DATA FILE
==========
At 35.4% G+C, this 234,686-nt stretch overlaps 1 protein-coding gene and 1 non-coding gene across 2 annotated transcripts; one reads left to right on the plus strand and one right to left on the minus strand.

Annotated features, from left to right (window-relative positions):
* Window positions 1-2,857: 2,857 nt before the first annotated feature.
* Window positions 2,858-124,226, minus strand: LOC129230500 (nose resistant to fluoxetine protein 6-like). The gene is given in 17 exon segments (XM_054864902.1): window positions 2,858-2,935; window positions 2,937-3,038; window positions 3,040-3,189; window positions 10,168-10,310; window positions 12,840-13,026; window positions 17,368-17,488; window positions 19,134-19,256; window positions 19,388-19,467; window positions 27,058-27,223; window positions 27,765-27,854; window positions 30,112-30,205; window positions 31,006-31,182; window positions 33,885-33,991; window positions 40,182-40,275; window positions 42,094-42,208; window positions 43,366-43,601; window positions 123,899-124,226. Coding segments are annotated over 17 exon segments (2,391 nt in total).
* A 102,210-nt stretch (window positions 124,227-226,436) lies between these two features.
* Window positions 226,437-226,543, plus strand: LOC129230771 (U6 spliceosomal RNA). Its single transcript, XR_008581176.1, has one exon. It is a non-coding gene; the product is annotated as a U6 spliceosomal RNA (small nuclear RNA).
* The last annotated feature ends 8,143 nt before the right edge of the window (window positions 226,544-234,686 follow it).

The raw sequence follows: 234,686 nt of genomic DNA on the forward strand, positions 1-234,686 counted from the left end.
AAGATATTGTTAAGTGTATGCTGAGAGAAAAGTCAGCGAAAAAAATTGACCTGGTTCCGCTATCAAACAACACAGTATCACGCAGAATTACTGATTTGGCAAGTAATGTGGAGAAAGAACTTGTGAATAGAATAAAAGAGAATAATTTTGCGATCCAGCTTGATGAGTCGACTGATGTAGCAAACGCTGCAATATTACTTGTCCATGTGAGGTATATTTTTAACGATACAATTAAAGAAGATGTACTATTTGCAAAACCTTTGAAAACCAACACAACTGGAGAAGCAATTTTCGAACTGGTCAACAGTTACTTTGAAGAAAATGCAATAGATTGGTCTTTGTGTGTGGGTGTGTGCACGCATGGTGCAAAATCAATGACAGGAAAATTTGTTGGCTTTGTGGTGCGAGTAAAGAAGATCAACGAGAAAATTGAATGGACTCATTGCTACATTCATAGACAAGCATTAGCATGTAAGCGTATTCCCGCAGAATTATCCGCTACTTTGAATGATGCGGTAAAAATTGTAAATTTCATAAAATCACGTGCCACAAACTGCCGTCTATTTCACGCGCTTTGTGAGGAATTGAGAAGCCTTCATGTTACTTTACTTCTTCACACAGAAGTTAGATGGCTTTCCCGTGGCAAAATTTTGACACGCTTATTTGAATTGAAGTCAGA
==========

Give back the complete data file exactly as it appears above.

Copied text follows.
At 35.4% G+C, this 234,686-nt stretch overlaps 1 protein-coding gene and 1 non-coding gene across 2 annotated transcripts; one reads left to right on the plus strand and one right to left on the minus strand.

Annotated features, from left to right (window-relative positions):
* Window positions 1-2,857: 2,857 nt before the first annotated feature.
* Window positions 2,858-124,226, minus strand: LOC129230500 (nose resistant to fluoxetine protein 6-like). The gene is given in 17 exon segments (XM_054864902.1): window positions 2,858-2,935; window positions 2,937-3,038; window positions 3,040-3,189; window positions 10,168-10,310; window positions 12,840-13,026; window positions 17,368-17,488; window positions 19,134-19,256; window positions 19,388-19,467; window positions 27,058-27,223; window positions 27,765-27,854; window positions 30,112-30,205; window positions 31,006-31,182; window positions 33,885-33,991; window positions 40,182-40,275; window positions 42,094-42,208; window positions 43,366-43,601; window positions 123,899-124,226. Coding segments are annotated over 17 exon segments (2,391 nt in total).
* A 102,210-nt stretch (window positions 124,227-226,436) lies between these two features.
* Window positions 226,437-226,543, plus strand: LOC129230771 (U6 spliceosomal RNA). Its single transcript, XR_008581176.1, has one exon. It is a non-coding gene; the product is annotated as a U6 spliceosomal RNA (small nuclear RNA).
* The last annotated feature ends 8,143 nt before the right edge of the window (window positions 226,544-234,686 follow it).

The raw sequence follows: 234,686 nt of genomic DNA on the forward strand, positions 1-234,686 counted from the left end.
AAGATATTGTTAAGTGTATGCTGAGAGAAAAGTCAGCGAAAAAAATTGACCTGGTTCCGCTATCAAACAACACAGTATCACGCAGAATTACTGATTTGGCAAGTAATGTGGAGAAAGAACTTGTGAATAGAATAAAAGAGAATAATTTTGCGATCCAGCTTGATGAGTCGACTGATGTAGCAAACGCTGCAATATTACTTGTCCATGTGAGGTATATTTTTAACGATACAATTAAAGAAGATGTACTATTTGCAAAACCTTTGAAAACCAACACAACTGGAGAAGCAATTTTCGAACTGGTCAACAGTTACTTTGAAGAAAATGCAATAGATTGGTCTTTGTGTGTGGGTGTGTGCACGCATGGTGCAAAATCAATGACAGGAAAATTTGTTGGCTTTGTGGTGCGAGTAAAGAAGATCAACGAGAAAATTGAATGGACTCATTGCTACATTCATAGACAAGCATTAGCATGTAAGCGTATTCCCGCAGAATTATCCGCTACTTTGAATGATGCGGTAAAAATTGTAAATTTCATAAAATCACGTGCCACAAACTGCCGTCTATTTCACGCGCTTTGTGAGGAATTGAGAAGCCTTCATGTTACTTTACTTCTTCACACAGAAGTTAGATGGCTTTCCCGTGGCAAAATTTTGACACGCTTATTTGAATTGAAGTCAGA